British Schools -Listening Practice

These days we are studying the language of Schools and Education in class. Here you have some further and useful practice.


Early years =  Kindergarten (KG), Early childhood education, Nursery school, Pre-school 4 or 5 and younger. Kindergarten is ages 4/5
Primary = Elementary Approximately ages 4-11
Key stage 1  (KS1) = Early elementary Approximately ages 5-8
Key stage 2 (KS2) = Upper elementary Approximately ages 9-11
Secondary  = Middle and high school Approximately ages 12-18.
A level Advanced Placement Tests taken at the end of high school/secondary school usually for university bound students
GCSE = O-level, Junior Certificate Tests taken at 16 by UK and international students
Further education = Upper high school Ages 16-18

Education in Britain

The General Certificate of Education or GCE is an academic qualification that examination boards in the United Kingdom confer to students.
In the past the GCE traditionally comprised two levels: the Ordinary Level (O Level) and the Advanced Level (A Level). More recently examination boards also offer an intermediate third GCE level, the Advanced Subsidiary Level (AS Level)
O level: Formal name Ordinary level  (O level maths)
  • ·      a pass in a particular subject at O level  ‘He has eight O levels’
  • ·         basic level of the General Certificate of Education, now replaced by GCSE (General Certificate of Secondary Education, -similar to our ‘ESO’)

Now...Watch this interesting and easy-to-understand video. Then listen ONLY and complete the gaps in the text below.


At the very beginning the presenter asks if you go to school on _____1____ and if you  wear a ___2___.
 Most children ___3___ school at the age of 5. Then at 11 they have to go to ___4___ until the age of 16, when they take their GCSE ___5___.
After these, about ___6___ of students leave school and the others stay  for two more years and take A level exams or ___7___ level examinations.
Then 20% of them go to university and 20% go to another kind of education and ___8___...
Most schools are ___9___ i.e. for both boys and girls.
On average there are  __10__ students in a Primary School class and ___11___ in a Secondary School class.
The presenter goes to six different classes: 1st is a ____12___ class; 2nd ___13__, 3rd ___14___, 4th ____15___, 5th ____16___ and 6th ___17___
Other subjects are Information technology, ___18___, ____19____English___20___, and Religion.
At lunchtime there is a break of an hour. Some students stay at school and have their lunch in the school___21___. After school they do different activities...

Schools like Eton are ___22___. Some of them are also ___23___schools…


Answers in comment #1


Computer Vocabulary

Hi there!
Last week we studied a bit of computer vocabulary in class.

So this post is for you to revise and extend that vocabulary. 

Read, do the activities and enjoy the video!
Have a nice week!
See you in class!!!


PC = Personal Computer

Anti-virus software - A program that finds and removes viruses from a computer.
Backup - A copy of files on a PC's hard disk. A backup is used in case the hard disk file(s) are erased or damaged.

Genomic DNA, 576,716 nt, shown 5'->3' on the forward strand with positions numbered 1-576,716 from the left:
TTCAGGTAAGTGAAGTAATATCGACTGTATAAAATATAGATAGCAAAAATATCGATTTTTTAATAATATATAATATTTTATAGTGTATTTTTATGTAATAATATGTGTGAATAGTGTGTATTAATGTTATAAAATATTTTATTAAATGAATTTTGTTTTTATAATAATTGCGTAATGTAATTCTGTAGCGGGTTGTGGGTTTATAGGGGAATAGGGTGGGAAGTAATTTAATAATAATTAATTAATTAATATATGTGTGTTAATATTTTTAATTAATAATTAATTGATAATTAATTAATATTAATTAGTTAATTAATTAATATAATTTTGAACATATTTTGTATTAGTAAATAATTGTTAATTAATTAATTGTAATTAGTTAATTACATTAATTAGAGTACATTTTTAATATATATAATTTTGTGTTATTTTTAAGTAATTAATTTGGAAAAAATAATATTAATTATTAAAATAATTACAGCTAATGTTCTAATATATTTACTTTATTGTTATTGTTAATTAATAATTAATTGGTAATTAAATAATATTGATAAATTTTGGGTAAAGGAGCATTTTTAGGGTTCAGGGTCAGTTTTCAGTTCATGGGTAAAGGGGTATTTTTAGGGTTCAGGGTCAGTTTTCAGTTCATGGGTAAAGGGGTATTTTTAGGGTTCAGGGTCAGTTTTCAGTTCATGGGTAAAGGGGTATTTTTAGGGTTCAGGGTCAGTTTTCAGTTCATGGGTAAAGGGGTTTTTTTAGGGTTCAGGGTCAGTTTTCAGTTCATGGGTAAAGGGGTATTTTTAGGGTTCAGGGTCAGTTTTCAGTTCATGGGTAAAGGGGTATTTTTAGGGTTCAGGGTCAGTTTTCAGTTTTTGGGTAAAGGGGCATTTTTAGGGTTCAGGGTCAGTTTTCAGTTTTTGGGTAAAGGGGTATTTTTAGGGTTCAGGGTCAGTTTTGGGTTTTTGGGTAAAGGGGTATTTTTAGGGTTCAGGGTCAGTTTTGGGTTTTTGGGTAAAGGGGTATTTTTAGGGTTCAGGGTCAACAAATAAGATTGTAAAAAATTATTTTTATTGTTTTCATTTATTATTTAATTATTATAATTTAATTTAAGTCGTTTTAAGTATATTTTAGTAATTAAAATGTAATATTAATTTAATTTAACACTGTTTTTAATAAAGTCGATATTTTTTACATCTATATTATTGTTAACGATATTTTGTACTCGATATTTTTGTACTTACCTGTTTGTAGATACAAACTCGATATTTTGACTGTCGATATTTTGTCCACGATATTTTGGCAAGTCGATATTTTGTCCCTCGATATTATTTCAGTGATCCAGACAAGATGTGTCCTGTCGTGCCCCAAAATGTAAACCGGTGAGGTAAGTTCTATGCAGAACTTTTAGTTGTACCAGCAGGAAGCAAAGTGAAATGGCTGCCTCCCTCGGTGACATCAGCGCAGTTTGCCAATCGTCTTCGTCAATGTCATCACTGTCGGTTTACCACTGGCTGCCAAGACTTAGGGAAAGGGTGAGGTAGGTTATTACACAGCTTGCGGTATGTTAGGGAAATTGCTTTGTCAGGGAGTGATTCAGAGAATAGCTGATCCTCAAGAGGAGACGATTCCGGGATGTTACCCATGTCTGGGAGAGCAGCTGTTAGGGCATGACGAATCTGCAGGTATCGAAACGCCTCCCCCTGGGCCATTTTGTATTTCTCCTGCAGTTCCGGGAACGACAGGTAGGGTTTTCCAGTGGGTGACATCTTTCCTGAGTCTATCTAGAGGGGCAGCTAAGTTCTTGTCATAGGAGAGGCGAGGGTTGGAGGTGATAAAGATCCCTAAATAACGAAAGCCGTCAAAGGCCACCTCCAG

Bit, bytes - A bit is the smallest piece of information that computers use. For simplicity, a PC uses bits in groups of 8 called bytes (8 bits = 1 byte).
Browser, to browse - A browser is a program like Netscape or Internet Explorer. You use it to view or browse the Internet.
Bug - A (small) defect or fault in a program.
CD-ROM - A disk for storing computer information. It looks like an audio CD.
CPU - Central Processing Unit. This is a PC's heart or 'brains'.
Driver - A small program that tells a PC how a peripheral works.
Electronic mail (email, e-mail) - Messages sent from one computer to another. You can see email on the screen or print it out.
Folder (directory) - A sub-division of a computer's hard disk into which you put files.
Font - A particular sort of lettering (on the screen or on paper). Arial is a font. Times New Roman is another.
Graphics card - The equipment inside a computer that creates the image on the screen.
Hard disk - The main disk inside a computer used for storing programs and information. It is hard because it is metal.
Icon - A small image or picture on a computer screen that is a symbol for folders, disks, peripherals, programs etc.
Internet - International network of computers that you connect to by telephone line. Two popular services of the Internet are the World Wide Web and electronic mail.

Memory - Memory is for the temporary storing of information while a computer is being used. See RAM, ROM and Cache.

Modem - Equipment connected to a computer for sending/receiving digital information by telephone line. You need a modem to connect to the Internet, to send electronic mail and to fax.
Operating System - The basic software that manages a computer.

PC card - A device that is the same size as a thick credit card, for plugging into a slot on notebook computers. You can buy memory, modems and hard disks as PC cards.
Peripheral - Any equipment that is connected externally to a computer. For example, printers, scanners and modems are peripherals.
Pixel - The image that you see on the screen is made of thousands of tiny dots, points or pixels.
Program Software that operates a PC and does various things, such as writing text (word-processing program), keeping accounts (accounts program) and drawing pictures (graphics program).
RAM, ROM - Two types of memory. RAM (Random Access Memory) is the main memory used while the PC is working. RAM is temporary. ROM (Read Only Memory) is for information needed by the PC and cannot be changed.